Geoff Pleiss, Columbia University
Deep learning excels with large-scale unstructured data - common across many modern application domains - while probabilistic modeling offers the ability to encode prior knowledge and quantify uncertainty - necessary for safety-critical applications and downstream decision-making tasks. I will discuss examples from my research that bridge the gap between these two learning paradigms. The first half will show that insights from deep learning can improve the practicality of probabilistic models. I will discuss work that scales Gaussian process regression, a common probabilistic model, to datasets two orders of magnitude larger than previously reported. The second half will show that probabilistic methods can improve our understanding of deep learning. I will demonstrate that Gaussian process theory uncovers new insights about the effects of width and depth in neural networks. I will conclude with ongoing efforts to quantify neural network uncertainty, develop new inductive biases, and other work at the intersection of deep learning and probabilistic modeling.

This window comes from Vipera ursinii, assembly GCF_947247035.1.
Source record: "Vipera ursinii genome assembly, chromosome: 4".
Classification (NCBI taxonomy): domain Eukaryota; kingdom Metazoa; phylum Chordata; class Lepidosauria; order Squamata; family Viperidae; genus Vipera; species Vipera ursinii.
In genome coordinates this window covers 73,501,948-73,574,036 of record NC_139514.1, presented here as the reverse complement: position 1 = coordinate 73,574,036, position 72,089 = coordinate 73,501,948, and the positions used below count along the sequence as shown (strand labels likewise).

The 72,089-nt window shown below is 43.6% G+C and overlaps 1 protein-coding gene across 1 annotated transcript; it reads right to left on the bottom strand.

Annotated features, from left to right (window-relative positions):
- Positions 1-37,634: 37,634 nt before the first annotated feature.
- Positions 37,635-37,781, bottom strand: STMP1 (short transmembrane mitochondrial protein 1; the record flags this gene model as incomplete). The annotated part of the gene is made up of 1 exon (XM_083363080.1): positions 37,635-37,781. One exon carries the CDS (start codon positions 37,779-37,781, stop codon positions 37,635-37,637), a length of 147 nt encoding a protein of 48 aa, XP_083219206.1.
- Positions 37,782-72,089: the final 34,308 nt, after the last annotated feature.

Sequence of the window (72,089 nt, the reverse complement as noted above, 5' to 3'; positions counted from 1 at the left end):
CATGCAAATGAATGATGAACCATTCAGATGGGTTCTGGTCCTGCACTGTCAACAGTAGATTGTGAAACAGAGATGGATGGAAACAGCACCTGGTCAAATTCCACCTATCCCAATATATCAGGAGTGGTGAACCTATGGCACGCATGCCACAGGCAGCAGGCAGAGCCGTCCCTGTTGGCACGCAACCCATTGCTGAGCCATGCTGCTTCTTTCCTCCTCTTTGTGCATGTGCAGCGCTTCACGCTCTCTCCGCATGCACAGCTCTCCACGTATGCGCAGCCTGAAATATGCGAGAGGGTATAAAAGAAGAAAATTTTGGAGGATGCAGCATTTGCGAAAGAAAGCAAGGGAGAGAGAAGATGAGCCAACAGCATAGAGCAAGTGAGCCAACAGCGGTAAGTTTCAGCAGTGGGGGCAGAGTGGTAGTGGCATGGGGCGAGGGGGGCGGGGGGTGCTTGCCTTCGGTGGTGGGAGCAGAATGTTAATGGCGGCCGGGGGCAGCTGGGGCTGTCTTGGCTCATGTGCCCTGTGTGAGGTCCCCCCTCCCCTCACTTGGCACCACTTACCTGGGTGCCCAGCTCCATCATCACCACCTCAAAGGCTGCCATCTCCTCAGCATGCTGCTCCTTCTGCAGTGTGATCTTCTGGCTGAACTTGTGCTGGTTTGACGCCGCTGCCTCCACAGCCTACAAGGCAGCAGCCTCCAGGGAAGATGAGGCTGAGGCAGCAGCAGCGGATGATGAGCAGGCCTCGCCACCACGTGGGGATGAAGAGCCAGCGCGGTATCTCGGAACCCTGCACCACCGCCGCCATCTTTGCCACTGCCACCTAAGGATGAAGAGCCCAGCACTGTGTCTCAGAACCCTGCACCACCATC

Short Bio: Geoff Pleiss is a postdoctoral researcher at Columbia University, hosted by John Cunningham, with affiliations in the Department of Statistics and the Zuckerman Institute. He obtained his Ph.D. in Computer Science from Cornell University, advised by Kilian Weinberger, and his B.Sc. from Olin College of Engineering. His research interests are broadly situated in machine learning, including neural networks, Gaussian processes, uncertainty quantification, and scalability. Geoff is also the co-founder and maintainer of the GPyTorch software framework.